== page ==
Monday, June 27, 2011

July 4th in The Woodlands 2011

The Woodlands Texas will have its July 4th festivities this year as always, and it just gets better every year. This year we are in a drought that takes away the fireworks show, but everything else will be conducted as planned. This is the first time the fireworks show has been cancelled since its inception, about 35 years ago.

Fireworks are prohibited in The Woodlands. They are also banned in Harris County and Montgomery County this year. This will be strictly enforced by law enforcement in both counties. If someone is selling or firing fireworks in either county, please report them to your local law enforcement agency. We are under an extreme fire warning and signs are posted all over The Woodlands to this effect.

This is the main event, other than the fireworks. This year’s 4th of July Parade will be on Monday, July 4th. The parade route is approximately 1.3 miles and will begin and end at The Woodlands United Methodist Church on Lake Woodlands Dr.. The parade dates back to the 1970’s. It is organized by an all volunteer group. Last year, the parade had approximately 145 entries and 2,000 to 3,000 participants. This year the committee anticipates 20,000 to 25,000 attending. Roads will of course be closed during the parade.

Before the parade starts, Darrel the Fire Juggler, Uncle Sam, Clowns, Spiderman, Scooby Doo, Sponge Bob, stilt walker, balloonist, magician and many more interesting characters will mingle with the crowd. The Woodlands Concert Band will perform from 8:00 a.m.-9:00 a.m. in Market Street’s Central Park. They will play the National Anthem to signify the start of the parade.

We’re honored to have Kevin Saunders, Paralympian and Stacy Brown, Special Olympian, as this year’s 4th of July Parade Co-Grand Marshals.

The judges’ stand will be located on the balcony in Market Street across from Central Park, along with the announcers, Nick Wolda, VP Marketing and Public Affairs for The Woodlands Township and Ramon Torres. Two DJ Booths will be located along the route.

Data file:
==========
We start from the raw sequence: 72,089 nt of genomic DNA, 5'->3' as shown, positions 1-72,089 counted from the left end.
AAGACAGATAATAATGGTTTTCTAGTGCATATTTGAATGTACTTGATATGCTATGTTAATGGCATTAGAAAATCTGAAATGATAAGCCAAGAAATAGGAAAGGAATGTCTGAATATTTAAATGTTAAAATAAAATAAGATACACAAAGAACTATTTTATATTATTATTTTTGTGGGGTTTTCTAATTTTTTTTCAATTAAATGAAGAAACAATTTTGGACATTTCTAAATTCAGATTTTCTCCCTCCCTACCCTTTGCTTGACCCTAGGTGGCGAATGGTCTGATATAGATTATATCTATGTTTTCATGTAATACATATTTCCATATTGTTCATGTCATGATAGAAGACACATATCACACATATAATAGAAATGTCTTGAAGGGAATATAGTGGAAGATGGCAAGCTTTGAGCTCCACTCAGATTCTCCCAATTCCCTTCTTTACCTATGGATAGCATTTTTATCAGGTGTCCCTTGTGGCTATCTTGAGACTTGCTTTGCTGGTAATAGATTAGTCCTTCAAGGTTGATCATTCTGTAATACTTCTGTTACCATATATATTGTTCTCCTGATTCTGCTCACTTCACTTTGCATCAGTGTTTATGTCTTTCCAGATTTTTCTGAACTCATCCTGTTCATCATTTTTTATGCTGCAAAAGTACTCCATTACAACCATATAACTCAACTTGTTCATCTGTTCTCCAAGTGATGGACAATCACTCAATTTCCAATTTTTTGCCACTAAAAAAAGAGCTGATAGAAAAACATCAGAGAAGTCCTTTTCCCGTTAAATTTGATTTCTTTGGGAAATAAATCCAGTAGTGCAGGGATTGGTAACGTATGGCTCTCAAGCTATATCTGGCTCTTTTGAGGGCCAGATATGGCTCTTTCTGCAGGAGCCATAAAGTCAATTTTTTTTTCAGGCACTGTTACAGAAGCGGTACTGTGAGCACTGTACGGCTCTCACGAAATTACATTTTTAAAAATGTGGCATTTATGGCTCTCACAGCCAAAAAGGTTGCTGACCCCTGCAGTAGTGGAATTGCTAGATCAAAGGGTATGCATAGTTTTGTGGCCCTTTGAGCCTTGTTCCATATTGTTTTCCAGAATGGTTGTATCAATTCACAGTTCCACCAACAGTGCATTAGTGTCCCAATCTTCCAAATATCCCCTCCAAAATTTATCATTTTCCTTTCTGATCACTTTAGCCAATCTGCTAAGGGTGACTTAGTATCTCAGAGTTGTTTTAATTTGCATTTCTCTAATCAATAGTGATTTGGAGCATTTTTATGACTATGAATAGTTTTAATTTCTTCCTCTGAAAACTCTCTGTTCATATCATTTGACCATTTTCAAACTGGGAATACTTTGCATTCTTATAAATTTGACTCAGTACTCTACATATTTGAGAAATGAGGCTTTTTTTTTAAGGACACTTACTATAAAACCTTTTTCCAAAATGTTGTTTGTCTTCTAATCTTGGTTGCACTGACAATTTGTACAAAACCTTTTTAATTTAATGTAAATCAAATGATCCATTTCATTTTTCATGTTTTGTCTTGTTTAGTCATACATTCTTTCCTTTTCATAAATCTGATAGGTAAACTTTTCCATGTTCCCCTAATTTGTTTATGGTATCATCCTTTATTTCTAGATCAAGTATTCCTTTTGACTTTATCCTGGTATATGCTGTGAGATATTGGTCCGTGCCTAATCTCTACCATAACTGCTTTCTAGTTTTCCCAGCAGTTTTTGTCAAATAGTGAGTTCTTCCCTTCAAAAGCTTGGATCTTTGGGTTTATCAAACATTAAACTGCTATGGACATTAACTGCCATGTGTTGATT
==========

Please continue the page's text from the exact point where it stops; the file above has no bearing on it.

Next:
Between 7:30 am and 10:30 am on July 4, 2011 all or portions of roads in the parade route will be closed. The 1.3 mile route begins and ends at The Woodlands United Methodist Church from Lake Woodlands, right on Grogan’s Mill, left on Lake Robbins, through Market Street, left on Lake Woodlands and ending at the church.

Senior and Physically Challenged Tent: A tent will be set up in front of the Cynthia Woods Mitchell Pavilion on Lake Robbins Drive for senior citizens and the physically challenged to obtain respite from the summer heat.

Parking is available in numerous lots along the parade route in The Woodlands Town Center. Please note, if you park in Market Street and also in some of the other parking areas, you will not be able to leave until the parade is over unless there is an emergency.

BANDASTIC! Annual Marching Band Scholarship Program
What’s a parade without marching bands? To entice bands to march in the parade, the South County 4th of July Committee is hosting the Annual Marching Band Scholarship Program. The committee invites high school and college marching bands throughout the region to participate in the scholarship program. Each band will receive a minimum of $2,000 for their participation. Included this year are: Willis High School, The Woodlands High School, College Park High School and Oak Ridge high school bands!

The temperature is usually in the 90s on the 4th of July. The committee urges all volunteers and spectators to drink plenty of water before and during the parade. This is the information is courtesy of Memorial Hermann Hospital. Probably 1/2 gallon per person is sufficient to drink during the parade. The parade cannot provide water so please bring your own.

Drink plenty of cool water, even more than you think you need, when the weather is hot and humid. (High humidity makes heat injuries more likely, because perspiration does not evaporate from the skin as quickly; this causes the body to cool down more slowly.) Water is best; fruit and vegetable juices are also recommended.